All of us have collected data, whether it’s in the form of something as simple as a shopping list or maybe even gathering receipts for the end of financial year tax time. Big Data is basically the same, only on a much larger scale. Let’s take that shopping list for example and build upon it. Say you have an item you need to pick up for lunch, so you head to your local grocer, you walk around the store to find the item, head to the register to pay and then head back home. In Big Data terms the grocer could have captured something that looks like this (simplified form):
Customer enters shopping centre at 11:30am on Sunday (19/8/2012) with parking ticket
Customer purchases - Lamb Roast, Generic Brand, 1.2kg, Fridge Section 2 - $24.00
Customer scans loyalty card – Capturing - name, address, age, and gender
Customer leaves car park at 11:53am on Sunday (19/8/2012)
There’s much more that can be captured but this will do for the purposes of this explanation. The grocer can collect immense amounts of data about its customers, this data when analysed correctly, can generate some great insights in order to increase sales and generate more revenue. In this case, we can get information such as this:
Generic Brand Lamb Roast Analysis Target Market 80% male, 50% aged 29 to 33, and 30% live in Richmond, Victoria.
Price / Demand Demand is greatest when priced at $19.80 per kg, 75% of sales are 1.2kg portions, 60% of sales occur between 9am and 11am on Sundays, and demand is 30% greater when placed in Fridge Section 3.
Inventory 3 remaining, next delivery 23 hours, no stock expected in 4 hours, require 4 units per hour to meet demand.
Advertising 5% used vouchers and 8% ROI from marketing campaign A.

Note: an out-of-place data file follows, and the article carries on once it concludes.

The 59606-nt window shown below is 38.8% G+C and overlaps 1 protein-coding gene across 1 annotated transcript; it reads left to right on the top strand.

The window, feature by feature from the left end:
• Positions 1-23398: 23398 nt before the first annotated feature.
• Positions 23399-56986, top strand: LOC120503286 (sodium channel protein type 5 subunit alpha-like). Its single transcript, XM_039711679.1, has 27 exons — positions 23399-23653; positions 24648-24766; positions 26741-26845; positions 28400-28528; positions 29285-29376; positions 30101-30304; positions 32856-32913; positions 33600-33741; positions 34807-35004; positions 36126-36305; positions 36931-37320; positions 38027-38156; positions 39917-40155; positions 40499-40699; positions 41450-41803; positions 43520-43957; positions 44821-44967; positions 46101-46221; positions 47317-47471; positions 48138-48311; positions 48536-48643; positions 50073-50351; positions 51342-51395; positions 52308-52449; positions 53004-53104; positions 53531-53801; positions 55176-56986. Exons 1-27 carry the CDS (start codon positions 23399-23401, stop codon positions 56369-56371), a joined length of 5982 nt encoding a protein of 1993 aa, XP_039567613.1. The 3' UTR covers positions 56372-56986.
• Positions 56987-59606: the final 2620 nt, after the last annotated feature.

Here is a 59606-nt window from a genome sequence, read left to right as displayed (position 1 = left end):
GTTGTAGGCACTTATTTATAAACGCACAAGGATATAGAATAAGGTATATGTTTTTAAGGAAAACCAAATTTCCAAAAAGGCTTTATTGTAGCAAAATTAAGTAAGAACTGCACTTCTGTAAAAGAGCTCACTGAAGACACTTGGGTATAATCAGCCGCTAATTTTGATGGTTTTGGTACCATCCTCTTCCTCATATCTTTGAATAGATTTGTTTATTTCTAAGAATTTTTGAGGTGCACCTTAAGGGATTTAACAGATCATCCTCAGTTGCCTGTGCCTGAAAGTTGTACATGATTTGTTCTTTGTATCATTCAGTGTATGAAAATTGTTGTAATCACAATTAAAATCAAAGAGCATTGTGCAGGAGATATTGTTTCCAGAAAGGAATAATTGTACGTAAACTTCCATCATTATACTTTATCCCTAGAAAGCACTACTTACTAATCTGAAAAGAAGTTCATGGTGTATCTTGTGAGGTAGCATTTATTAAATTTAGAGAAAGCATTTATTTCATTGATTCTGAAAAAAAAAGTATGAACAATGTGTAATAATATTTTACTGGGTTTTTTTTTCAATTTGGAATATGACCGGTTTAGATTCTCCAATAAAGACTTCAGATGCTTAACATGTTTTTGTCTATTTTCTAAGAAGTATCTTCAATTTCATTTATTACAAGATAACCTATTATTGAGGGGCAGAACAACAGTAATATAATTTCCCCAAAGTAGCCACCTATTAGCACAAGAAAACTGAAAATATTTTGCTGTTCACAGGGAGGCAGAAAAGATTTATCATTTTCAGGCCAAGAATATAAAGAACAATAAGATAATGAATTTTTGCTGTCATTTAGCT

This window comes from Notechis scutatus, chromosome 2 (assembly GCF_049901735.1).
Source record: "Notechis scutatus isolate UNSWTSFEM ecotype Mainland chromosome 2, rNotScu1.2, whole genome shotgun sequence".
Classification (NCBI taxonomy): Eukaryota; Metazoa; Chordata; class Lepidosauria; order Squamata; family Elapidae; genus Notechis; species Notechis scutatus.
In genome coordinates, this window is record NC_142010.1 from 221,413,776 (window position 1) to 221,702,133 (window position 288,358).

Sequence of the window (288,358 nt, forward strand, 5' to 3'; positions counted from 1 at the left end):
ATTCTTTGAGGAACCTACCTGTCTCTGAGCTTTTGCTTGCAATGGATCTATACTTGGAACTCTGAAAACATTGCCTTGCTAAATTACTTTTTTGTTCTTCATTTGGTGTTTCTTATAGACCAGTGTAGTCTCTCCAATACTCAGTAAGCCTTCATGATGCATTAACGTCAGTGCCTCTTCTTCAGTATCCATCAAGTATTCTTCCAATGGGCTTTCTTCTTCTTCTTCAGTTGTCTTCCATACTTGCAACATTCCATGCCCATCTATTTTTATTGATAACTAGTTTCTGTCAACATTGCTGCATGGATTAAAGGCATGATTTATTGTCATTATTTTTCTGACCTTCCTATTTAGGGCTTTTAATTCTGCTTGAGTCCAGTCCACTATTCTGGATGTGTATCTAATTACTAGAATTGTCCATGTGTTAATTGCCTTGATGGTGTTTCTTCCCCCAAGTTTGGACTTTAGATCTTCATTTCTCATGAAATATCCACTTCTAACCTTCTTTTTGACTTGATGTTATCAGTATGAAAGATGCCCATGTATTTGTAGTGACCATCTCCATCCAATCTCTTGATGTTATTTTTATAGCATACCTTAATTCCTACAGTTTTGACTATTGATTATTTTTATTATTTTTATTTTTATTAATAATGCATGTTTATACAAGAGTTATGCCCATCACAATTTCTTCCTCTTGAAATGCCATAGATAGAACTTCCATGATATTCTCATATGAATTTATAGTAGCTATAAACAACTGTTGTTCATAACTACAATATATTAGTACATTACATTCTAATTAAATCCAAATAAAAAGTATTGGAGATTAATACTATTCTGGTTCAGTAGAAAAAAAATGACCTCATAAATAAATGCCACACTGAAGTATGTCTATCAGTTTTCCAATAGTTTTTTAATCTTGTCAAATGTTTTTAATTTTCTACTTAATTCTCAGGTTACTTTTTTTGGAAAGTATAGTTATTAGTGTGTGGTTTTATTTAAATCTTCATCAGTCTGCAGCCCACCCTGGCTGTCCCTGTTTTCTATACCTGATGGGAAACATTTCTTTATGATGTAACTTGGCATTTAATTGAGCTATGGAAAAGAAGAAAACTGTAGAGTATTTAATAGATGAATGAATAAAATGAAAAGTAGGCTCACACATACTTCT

Association 10% buy premium brands, 90% also buy generic apple juice and 98% also buy potatoes.
Convenience 30% of customers come to the shopping centre only come to my shop, 80% of my customers drive cars, and customers travel an average of 5.2km.
This information is invaluable and can be produced in real-time for targeted strategies that can be executed to drastically increase ROI. So, why wouldn’t any enterprise business want to get their hands on these insights?
Nothing comes easy; there are many difficulties that surround Big Data, the big three being – storage, visualisation and analysis. Storage is a diminishing problem with cloud computing and hardware becoming evermore inexpensive, so let’s skip over that point. The other two – visualisation and analysis, is where the major problems lie. It’s all too easy for enterprise businesses to be overly dependent on databases that operate exclusively from each other to provide limited insights across departments, agencies and even countries.
Enterprise businesses are using data more than ever to make decisions, but in a decreasingly effective manner. This is due to one simple fact; add more datasets and you exponentially increase the complexity in the analysis process, which leads to the inevitable - increases in cost, resources and time. We believe in a Big Data platform that is cost effective and is constantly evolving by simplifying the visualisation and analysis process to extract all the rewards that Big Data offers, instantly.